12 comments:

Bob said...

Hi Russell

After trying to tweak you on U2, I have to say that your choice of films hits the nail on the head. Have not seen Cars, but remainder are perfect examples.

I also agree with your comment about Kelly McGillis in Witness, the love or should that be lust scenes are well played but added nothing to the film. Forget Star Wars and Indiana this was one of Harrison Fords best.

Each of them clearly fit your criteria in that they define the fact that we are all shaped by the culture and values of our communities and emphasise that making sure those values are good ones is no bad thing. First class post.

Matt said...

I'm not sure if I'd seen _Wonderful Life_ all the way through or not before (if so it had been 20 years or more) but I saw it in a theater in NYC this last winter and really enjoyed it. (I like Donna Reed a lot.) Mostly, though, I thought it showed how being an adult is pretty crappy. If you can put up with fairly abstract movies with subtitles (but not too long of ones) you might like some of the movies by Sergei Parajanov- Color of Pomegranate is great, but abstract. The Legend of the Suram Fortress is also very good, a bit less abstract but still pretty abstract. Shadows of Forgotten Ancestors is also excellent and much more straight-forward than the others. It might be the place to start. All can plausibly be called "communitarian" in some important sense, I think. Parajanov was put in prison for many years in the Soviet Union on trumped of charges of homosexuality. An interesting and sad figure who was out of favor for making movies about nationalist stories from Ukraine, Georgia, and Azherbijan, in reverse order from how I've listed the movies. Another Russian movie that might plausibly be called communitarian, though in a different way, is _The Return_. An extremely interesting and haunting film from a few years back.

Russell Arben Fox said...

Bob, thanks for the kind words. I agree that Witness was about as good as Harrison Ford ever got as an actor; I consider it, and Mosquito Coast (another Peter Weir film), as his very best work.

Matt, I'm happy to hear you liked It's a Wonderful Life; I must confess to being one of those sappy dopes who watch it every single Christmas. Your observation about adult life rings true, of course; being an adult member of a community does mean, unless you are one of the very lucky few (like Sam Wainwright, perhaps?), being innundated with obligations that tend to crowd out much else. (Instead of traveling the world and building bridges over distant rivers, George builds models in his living room.) But the point of the film, I think at least, is that those obligations carry with them a power and a resource which is worth its weight in gold.

Thanks for the recommendations; I'll put them on my ever-growing list of movies to see someday. I very consciously excluded any non-English language films from this list (though Whale Rider certainly would count as "foreign"), just because I didn't have to make the post even longer by reflecting on historical or cultural differences and divides.

Camassia said...

This may not be quite what you mean, but your list makes me think of Jaws. I rewatched it a couple years ago and it struck me how much more conservative and middle-aged it is than most of the subsequent summer blockbusters than followed it (including a lot of Jaws rip-offs). We have a cop who flees the turmoil of a big city for a small town, which has the classic problems of tribalism, but no one really questions that it's still worth defending. In contrast to many other movies of this ilk, even the sleazy mayor turns out not to be such a bad guy. Our hero's only reward for slaying the monster is that things go back to the way they were, which is just what he wants. (Let's pretend the sequels don't exist, shall we?)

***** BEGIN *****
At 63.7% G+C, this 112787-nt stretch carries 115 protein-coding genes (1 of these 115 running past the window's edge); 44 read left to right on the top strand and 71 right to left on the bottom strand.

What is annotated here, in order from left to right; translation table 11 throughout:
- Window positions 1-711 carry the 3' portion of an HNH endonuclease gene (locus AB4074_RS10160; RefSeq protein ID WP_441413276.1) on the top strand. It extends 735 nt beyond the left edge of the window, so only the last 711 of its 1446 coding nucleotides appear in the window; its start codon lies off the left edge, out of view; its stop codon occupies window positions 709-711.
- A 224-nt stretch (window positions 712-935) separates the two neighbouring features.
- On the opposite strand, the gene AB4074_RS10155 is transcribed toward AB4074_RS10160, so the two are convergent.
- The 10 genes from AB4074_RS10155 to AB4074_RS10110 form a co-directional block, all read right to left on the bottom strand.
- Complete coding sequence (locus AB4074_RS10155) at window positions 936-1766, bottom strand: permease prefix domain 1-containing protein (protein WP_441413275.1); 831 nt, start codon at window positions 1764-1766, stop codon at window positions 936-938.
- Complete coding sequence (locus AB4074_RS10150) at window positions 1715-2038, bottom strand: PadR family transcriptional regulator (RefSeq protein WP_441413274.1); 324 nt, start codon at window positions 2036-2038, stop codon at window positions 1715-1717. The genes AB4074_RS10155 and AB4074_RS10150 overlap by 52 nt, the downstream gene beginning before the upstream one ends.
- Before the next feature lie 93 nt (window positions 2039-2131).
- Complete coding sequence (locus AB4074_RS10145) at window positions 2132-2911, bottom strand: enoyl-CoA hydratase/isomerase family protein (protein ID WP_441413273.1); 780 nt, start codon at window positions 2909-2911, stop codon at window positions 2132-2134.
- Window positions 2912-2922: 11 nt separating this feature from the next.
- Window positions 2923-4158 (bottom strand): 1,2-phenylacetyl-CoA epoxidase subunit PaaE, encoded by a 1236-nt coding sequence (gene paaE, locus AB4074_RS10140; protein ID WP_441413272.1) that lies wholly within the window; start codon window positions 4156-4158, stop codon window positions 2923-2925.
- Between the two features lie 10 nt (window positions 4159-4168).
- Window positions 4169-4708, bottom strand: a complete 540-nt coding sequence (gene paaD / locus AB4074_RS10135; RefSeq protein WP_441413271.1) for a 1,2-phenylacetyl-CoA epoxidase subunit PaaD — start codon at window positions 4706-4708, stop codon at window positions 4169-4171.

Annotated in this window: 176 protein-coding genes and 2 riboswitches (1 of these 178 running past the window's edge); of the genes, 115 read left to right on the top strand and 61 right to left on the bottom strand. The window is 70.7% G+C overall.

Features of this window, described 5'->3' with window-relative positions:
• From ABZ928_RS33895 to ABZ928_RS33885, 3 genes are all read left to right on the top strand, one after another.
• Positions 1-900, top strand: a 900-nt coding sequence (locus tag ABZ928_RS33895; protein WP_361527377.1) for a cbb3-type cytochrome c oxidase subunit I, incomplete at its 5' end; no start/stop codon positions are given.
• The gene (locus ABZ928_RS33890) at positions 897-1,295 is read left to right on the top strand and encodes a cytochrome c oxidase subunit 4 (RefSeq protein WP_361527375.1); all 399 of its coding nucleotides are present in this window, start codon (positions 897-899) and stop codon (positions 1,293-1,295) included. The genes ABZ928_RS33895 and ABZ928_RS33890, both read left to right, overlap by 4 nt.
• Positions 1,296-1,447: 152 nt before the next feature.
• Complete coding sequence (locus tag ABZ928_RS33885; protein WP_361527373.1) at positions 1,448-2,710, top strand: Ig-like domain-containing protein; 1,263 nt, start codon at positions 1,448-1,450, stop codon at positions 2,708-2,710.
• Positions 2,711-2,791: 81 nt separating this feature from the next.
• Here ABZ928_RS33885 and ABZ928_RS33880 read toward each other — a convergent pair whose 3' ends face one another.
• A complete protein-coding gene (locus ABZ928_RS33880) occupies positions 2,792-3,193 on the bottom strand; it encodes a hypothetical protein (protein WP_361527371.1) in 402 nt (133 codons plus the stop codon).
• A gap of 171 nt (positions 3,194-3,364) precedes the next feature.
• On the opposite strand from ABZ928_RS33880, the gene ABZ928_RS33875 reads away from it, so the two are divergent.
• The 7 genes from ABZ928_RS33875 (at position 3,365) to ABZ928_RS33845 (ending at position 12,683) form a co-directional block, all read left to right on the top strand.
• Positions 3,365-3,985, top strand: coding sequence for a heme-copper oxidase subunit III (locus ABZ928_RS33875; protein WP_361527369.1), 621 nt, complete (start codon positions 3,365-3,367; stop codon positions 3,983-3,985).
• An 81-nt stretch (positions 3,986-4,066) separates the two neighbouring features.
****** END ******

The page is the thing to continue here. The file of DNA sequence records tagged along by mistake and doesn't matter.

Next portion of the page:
Anonymous said...

Where would you place the Village? That movie bugs me and I am not quite sure why.

Russell Arben Fox said...

Camassia--

Jaws, huh? That's an interesting reading of the film. I think your impressions are correct, though. It really is a much humbler, much more domesticated kind of thriller-blockbuster than what we've become accustomed to. The shark is threatening the community: how do people respond? Some with bravery, some with desperation, some with foolishness...just like in real towns.

Anonymous--

I thought about The Village, but I've never seen it, so I don't know how much of its "message" (assuming it has one which survives Shyamalan's own subverting of it--or does he subvert it?--with the "trick ending") really fits in with my criteria. Obviously its an obstensibly communitarian movie, but what is it really? I guess I need to see it something to find out for myself.

Anonymous said...

A friendly disagreement… I think Eastwood’s Pale Rider the better movie. P. R. explains the questions folks have after seeing Shane, which was gummed up by triteness. If Eastwood’s drifter hero is inaccurate, then I believe so is Shane the frontiersman dressed passive-aggressive doting stranger ride off into the sunset hero. Both films do seem to be a critique on community and interestingly both films juxtapose two communities without law enforcement. Justice being upheld is the problem. As usual in communities, most don’t “participate” or half are quick to leave when to going gets tough. It is the community that failed to do justice, both in dealing it out and living it out. The movie makes clear that the community, and thereby justice, will fail without Shane, they are dependent. Hollywood made Shane the idealist hero. From this perspective I believe we can arrive at your interpretations.